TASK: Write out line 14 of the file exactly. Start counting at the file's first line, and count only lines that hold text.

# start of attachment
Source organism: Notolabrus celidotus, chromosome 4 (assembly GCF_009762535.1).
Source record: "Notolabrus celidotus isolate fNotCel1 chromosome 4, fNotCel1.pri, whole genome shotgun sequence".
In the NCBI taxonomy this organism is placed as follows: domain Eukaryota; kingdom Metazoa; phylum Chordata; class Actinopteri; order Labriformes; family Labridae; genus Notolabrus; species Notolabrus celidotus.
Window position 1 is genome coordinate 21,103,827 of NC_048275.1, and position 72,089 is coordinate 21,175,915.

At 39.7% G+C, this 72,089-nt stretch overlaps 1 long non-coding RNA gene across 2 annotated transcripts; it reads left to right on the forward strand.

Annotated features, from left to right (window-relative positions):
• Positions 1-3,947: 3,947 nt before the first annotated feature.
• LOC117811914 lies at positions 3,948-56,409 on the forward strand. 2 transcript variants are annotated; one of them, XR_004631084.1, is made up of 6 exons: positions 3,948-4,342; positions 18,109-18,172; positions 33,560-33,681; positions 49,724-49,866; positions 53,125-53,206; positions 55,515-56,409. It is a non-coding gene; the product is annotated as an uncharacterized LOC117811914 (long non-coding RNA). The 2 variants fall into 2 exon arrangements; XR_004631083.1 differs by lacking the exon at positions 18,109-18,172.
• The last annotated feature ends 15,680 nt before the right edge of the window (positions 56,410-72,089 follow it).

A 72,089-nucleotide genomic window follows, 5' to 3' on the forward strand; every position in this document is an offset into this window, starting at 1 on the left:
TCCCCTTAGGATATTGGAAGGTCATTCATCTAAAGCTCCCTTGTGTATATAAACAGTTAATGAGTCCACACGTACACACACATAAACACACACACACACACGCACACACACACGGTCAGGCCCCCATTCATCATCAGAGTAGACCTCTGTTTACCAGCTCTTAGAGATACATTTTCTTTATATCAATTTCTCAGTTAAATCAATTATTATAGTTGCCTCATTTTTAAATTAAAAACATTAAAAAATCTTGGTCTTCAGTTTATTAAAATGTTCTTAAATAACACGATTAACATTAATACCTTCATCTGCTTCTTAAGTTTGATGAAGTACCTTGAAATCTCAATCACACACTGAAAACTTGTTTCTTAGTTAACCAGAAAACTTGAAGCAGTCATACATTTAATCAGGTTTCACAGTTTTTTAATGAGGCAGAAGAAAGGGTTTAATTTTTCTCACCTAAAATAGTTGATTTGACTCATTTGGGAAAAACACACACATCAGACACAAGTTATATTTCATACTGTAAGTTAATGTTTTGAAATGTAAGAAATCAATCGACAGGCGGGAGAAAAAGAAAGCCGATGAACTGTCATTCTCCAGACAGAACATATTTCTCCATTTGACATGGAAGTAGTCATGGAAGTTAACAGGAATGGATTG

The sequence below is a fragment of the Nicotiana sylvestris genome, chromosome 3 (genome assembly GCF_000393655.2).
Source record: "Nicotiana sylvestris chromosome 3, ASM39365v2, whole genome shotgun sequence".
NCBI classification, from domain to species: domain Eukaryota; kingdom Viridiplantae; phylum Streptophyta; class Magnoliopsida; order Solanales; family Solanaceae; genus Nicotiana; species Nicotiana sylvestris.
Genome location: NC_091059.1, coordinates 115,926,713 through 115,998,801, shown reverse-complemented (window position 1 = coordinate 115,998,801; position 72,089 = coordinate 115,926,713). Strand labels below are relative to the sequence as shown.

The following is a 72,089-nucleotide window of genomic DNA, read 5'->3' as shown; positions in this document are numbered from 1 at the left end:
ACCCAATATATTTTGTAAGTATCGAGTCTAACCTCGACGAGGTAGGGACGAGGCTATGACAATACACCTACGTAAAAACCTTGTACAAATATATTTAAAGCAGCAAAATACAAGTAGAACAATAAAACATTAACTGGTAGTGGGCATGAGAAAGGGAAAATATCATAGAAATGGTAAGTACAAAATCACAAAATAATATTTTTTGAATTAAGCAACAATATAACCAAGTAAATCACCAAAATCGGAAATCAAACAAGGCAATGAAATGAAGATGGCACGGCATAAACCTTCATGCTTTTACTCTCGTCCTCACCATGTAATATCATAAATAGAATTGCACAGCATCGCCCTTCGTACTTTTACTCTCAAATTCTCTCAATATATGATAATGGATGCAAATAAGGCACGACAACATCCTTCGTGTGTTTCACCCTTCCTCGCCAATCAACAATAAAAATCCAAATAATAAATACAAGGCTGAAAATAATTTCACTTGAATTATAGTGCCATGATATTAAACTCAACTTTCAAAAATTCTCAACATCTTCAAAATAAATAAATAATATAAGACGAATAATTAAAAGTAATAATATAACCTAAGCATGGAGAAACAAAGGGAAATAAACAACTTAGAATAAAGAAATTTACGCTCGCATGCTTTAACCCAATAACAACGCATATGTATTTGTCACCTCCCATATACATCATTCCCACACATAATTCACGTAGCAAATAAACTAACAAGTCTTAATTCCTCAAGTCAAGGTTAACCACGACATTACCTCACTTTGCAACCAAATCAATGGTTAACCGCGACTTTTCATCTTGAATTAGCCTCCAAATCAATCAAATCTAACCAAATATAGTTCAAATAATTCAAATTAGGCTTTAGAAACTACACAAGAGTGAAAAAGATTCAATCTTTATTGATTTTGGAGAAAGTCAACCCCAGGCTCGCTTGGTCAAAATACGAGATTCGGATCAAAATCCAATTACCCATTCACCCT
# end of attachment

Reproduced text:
NCBI classification, from domain to species: domain Eukaryota; kingdom Viridiplantae; phylum Streptophyta; class Magnoliopsida; order Solanales; family Solanaceae; genus Nicotiana; species Nicotiana sylvestris.